Estate planning is for young and old alike
Estate planning is not just for older adults. Estate planning is not just for wealthy people. Instead, estate planning is an opportunity for people of any age and wealth category to direct who will inherit their money and property, and to suggest who will make medical and financial decisions on their behalf if they are unable to do so themselves.
As a young adult, your estate planning may involve establishing beneficiaries for retirement accounts, IRAs, life insurance and other investment accounts. Such decisions may occur at your first job, when getting married and having kids, or when purchasing your first significant asset. While it seems premature to some to establish an estate plan at a young age, the timing could not be more perfect for those who want to rest well at night knowing they have taken steps to protect their best interests, and for those who embrace the idea of preparing documents to help the next generation inherit their estate.
As a young adult, certain documents are essential parts of a well-established estate plan. Some of those include:
• Beneficiary designations
• Durable power of attorney for healthcare
• A living will or healthcare directive
• Durable power of attorney for finances
• Last Will & Testament
As a young adult, this step within an estate plan may be the most important. Even if you are young and without substantial wealth, your estate planning should involve the use of transfer on death (TOD) and payable on death beneficiary designations. Missouri law allows for both and each is free. When you make application for a title from the Missouri Department of Revenue, make sure to request a TOD beneficiary on the title. You may list more than one beneficiary and each of them shares an equal interest in the asset when you pass away. When you establish a bank account, make sure you request a POD beneficiary on the account. Again, you may list more than one beneficiary and each of them shares an equal interest in the asset when you pass away. Such beneficiary designations allow for swift transfer of the assets and they determine who inherits those accounts or assets by non-probate transfer, even if your Will says otherwise because the assets or accounts are not included in the probate estate inventory.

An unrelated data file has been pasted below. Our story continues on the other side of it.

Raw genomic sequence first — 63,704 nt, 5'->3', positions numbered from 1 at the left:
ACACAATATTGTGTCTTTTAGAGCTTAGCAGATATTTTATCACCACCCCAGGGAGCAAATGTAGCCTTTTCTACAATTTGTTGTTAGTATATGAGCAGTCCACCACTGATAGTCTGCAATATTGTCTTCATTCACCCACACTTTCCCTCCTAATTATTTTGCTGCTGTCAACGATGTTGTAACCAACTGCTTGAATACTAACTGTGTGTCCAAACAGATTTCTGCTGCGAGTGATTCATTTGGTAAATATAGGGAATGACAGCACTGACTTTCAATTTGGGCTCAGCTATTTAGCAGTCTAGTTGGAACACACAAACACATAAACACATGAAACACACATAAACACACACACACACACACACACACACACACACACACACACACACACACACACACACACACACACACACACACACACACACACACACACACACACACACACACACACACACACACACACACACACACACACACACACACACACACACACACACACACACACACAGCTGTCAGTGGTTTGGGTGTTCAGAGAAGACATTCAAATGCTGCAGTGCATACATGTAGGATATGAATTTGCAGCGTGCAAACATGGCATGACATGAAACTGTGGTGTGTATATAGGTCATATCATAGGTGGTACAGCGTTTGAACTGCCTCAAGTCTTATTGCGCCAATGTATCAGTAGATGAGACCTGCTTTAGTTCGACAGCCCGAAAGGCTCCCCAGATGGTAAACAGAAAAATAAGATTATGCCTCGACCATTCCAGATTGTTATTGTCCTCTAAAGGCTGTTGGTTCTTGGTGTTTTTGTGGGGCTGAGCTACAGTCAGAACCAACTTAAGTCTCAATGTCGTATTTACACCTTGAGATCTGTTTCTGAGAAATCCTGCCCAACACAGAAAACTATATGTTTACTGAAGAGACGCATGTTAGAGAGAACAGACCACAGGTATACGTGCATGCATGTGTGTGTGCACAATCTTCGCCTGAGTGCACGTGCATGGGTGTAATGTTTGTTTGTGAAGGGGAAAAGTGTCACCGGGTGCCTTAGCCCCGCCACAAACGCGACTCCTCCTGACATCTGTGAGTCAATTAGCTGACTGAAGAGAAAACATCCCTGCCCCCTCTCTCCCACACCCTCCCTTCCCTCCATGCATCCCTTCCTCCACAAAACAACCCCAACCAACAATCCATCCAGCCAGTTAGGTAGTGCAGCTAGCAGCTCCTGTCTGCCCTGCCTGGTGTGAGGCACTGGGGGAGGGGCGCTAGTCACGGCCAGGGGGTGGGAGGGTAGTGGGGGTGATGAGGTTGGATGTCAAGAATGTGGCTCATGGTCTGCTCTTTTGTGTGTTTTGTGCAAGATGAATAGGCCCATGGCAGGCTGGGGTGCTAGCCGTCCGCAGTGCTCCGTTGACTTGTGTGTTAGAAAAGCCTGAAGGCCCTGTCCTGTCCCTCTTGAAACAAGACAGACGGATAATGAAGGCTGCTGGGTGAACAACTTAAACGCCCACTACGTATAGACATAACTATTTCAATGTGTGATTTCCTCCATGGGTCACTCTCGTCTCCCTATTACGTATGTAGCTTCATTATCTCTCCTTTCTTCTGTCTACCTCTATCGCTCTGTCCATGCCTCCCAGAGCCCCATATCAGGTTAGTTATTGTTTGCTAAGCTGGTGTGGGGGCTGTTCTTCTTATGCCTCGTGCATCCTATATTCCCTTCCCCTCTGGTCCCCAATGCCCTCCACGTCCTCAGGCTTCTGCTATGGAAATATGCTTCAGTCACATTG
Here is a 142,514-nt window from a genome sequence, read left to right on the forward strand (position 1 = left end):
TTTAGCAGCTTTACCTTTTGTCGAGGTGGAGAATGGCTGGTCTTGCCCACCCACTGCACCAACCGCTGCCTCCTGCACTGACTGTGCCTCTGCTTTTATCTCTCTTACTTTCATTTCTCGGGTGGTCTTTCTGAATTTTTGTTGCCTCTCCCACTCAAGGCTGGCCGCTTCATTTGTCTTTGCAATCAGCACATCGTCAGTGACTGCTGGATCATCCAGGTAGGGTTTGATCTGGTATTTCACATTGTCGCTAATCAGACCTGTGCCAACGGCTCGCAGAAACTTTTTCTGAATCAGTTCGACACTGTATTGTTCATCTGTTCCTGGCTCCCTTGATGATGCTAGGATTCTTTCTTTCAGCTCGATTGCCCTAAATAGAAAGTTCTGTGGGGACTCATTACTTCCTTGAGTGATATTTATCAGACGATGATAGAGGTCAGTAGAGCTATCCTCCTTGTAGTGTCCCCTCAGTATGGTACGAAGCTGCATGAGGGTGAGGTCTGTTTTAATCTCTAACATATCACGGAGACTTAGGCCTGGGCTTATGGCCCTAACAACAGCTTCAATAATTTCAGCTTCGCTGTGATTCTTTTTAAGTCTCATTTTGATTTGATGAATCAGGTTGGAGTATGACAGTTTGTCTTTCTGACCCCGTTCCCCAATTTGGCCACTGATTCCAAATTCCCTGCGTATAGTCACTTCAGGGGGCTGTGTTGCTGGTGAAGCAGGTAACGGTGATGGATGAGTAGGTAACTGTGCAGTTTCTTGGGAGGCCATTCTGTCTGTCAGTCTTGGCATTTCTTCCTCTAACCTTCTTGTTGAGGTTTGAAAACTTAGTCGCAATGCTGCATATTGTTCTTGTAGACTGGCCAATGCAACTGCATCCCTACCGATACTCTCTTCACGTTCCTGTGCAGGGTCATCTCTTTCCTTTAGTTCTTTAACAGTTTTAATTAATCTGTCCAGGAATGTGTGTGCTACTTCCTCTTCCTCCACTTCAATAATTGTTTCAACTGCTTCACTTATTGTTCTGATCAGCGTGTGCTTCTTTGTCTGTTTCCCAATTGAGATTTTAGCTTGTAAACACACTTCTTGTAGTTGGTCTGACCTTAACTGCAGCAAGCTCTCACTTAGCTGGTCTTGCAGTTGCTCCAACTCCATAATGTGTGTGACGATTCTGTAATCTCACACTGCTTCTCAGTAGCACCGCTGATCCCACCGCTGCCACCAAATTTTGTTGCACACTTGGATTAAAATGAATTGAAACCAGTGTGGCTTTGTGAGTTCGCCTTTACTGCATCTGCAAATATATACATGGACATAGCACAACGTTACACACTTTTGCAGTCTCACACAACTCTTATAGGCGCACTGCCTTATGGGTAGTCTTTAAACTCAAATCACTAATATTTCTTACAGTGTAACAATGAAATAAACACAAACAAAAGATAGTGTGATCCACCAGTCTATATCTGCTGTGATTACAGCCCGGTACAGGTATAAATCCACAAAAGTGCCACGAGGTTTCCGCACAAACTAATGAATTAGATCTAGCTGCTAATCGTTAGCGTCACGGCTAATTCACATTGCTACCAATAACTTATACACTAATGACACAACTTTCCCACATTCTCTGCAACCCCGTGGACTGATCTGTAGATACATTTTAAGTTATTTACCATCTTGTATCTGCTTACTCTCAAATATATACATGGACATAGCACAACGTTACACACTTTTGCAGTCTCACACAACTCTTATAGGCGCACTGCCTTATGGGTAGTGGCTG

Initially, you may designate your parents or siblings as agents or beneficiaries if you are not married. As you age and your life circumstances change, you will likely update those beneficiary and agent designations to include your spouse and/or children. You must continually review your beneficiary and agent designations. If you become complacent and lose track of those decisions, you may discover one day that your parents or siblings stand to inherit your assets even though you are married or have children.
You will also revise your beneficiary designations as laws change. For example, the SECURE Act changed the way we address IRA beneficiaries beginning in 2020. The legislation reflects policy changes to defined contribution plans such as 401(k)s, defined benefit pension plans, individual retirement accounts such as IRAs and 529 college savings accounts. Prior to 2020, non-spouse beneficiaries could spread out required minimum distributions for inherited accounts based on the IRS life expectancy. Children or grandchildren were previously allowed to spread out their required withdrawals over 30 or 40 years or more and keep money growing in a tax-deferred accounts for decades, a strategy referred to as a “stretch IRA.” Under the current law, non-spouse beneficiaries must withdraw all of the money from an inherited IRA and pay taxes on the withdrawals within 10 years.
Durable power of attorney for healthcare